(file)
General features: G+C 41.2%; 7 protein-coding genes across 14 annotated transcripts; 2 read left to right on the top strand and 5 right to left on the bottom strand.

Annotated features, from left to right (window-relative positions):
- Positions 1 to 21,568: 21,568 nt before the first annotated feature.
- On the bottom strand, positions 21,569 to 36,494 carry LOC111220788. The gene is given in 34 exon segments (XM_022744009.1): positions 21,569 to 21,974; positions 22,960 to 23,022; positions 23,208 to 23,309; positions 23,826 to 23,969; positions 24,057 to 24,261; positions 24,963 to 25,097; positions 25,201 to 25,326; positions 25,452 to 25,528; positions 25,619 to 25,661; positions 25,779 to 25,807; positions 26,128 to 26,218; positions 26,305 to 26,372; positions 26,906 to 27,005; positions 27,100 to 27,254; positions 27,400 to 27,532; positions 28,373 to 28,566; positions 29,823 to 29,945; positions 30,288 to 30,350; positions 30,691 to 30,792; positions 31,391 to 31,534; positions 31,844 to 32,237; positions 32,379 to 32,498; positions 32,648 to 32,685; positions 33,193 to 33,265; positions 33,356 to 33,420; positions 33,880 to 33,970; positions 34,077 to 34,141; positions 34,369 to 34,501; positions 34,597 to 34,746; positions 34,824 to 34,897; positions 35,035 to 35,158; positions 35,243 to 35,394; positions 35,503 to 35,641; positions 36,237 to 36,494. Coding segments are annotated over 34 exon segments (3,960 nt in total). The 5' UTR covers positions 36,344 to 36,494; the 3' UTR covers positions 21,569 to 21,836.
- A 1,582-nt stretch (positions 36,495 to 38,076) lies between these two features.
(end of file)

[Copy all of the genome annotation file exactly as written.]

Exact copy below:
General features: G+C 41.2%; 7 protein-coding genes across 14 annotated transcripts; 2 read left to right on the top strand and 5 right to left on the bottom strand.

Annotated features, from left to right (window-relative positions):
- Positions 1 to 21,568: 21,568 nt before the first annotated feature.
- On the bottom strand, positions 21,569 to 36,494 carry LOC111220788. The gene is given in 34 exon segments (XM_022744009.1): positions 21,569 to 21,974; positions 22,960 to 23,022; positions 23,208 to 23,309; positions 23,826 to 23,969; positions 24,057 to 24,261; positions 24,963 to 25,097; positions 25,201 to 25,326; positions 25,452 to 25,528; positions 25,619 to 25,661; positions 25,779 to 25,807; positions 26,128 to 26,218; positions 26,305 to 26,372; positions 26,906 to 27,005; positions 27,100 to 27,254; positions 27,400 to 27,532; positions 28,373 to 28,566; positions 29,823 to 29,945; positions 30,288 to 30,350; positions 30,691 to 30,792; positions 31,391 to 31,534; positions 31,844 to 32,237; positions 32,379 to 32,498; positions 32,648 to 32,685; positions 33,193 to 33,265; positions 33,356 to 33,420; positions 33,880 to 33,970; positions 34,077 to 34,141; positions 34,369 to 34,501; positions 34,597 to 34,746; positions 34,824 to 34,897; positions 35,035 to 35,158; positions 35,243 to 35,394; positions 35,503 to 35,641; positions 36,237 to 36,494. Coding segments are annotated over 34 exon segments (3,960 nt in total). The 5' UTR covers positions 36,344 to 36,494; the 3' UTR covers positions 21,569 to 21,836.
- A 1,582-nt stretch (positions 36,495 to 38,076) lies between these two features.